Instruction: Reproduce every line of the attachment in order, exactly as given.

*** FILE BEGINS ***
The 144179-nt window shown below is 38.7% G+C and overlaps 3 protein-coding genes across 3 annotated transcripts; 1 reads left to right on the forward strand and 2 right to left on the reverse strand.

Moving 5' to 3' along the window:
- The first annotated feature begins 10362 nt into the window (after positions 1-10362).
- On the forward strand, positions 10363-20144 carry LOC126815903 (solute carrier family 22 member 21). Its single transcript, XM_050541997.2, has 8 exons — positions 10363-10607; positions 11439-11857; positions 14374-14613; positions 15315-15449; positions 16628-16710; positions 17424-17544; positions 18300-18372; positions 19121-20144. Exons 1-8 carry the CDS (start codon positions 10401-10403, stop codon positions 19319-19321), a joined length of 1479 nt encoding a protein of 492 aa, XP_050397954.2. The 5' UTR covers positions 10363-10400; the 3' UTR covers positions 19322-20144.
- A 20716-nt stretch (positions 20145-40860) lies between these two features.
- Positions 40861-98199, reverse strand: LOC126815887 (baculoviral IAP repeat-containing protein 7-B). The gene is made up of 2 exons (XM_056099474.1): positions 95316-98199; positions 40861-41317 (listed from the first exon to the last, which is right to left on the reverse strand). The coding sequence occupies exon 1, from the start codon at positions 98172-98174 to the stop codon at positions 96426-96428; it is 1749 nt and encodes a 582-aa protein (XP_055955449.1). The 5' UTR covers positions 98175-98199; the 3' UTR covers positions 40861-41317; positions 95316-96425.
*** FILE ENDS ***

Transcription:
The 144179-nt window shown below is 38.7% G+C and overlaps 3 protein-coding genes across 3 annotated transcripts; 1 reads left to right on the forward strand and 2 right to left on the reverse strand.

Moving 5' to 3' along the window:
- The first annotated feature begins 10362 nt into the window (after positions 1-10362).
- On the forward strand, positions 10363-20144 carry LOC126815903 (solute carrier family 22 member 21). Its single transcript, XM_050541997.2, has 8 exons — positions 10363-10607; positions 11439-11857; positions 14374-14613; positions 15315-15449; positions 16628-16710; positions 17424-17544; positions 18300-18372; positions 19121-20144. Exons 1-8 carry the CDS (start codon positions 10401-10403, stop codon positions 19319-19321), a joined length of 1479 nt encoding a protein of 492 aa, XP_050397954.2. The 5' UTR covers positions 10363-10400; the 3' UTR covers positions 19322-20144.
- A 20716-nt stretch (positions 20145-40860) lies between these two features.
- Positions 40861-98199, reverse strand: LOC126815887 (baculoviral IAP repeat-containing protein 7-B). The gene is made up of 2 exons (XM_056099474.1): positions 95316-98199; positions 40861-41317 (listed from the first exon to the last, which is right to left on the reverse strand). The coding sequence occupies exon 1, from the start codon at positions 98172-98174 to the stop codon at positions 96426-96428; it is 1749 nt and encodes a 582-aa protein (XP_055955449.1). The 5' UTR covers positions 98175-98199; the 3' UTR covers positions 40861-41317; positions 95316-96425.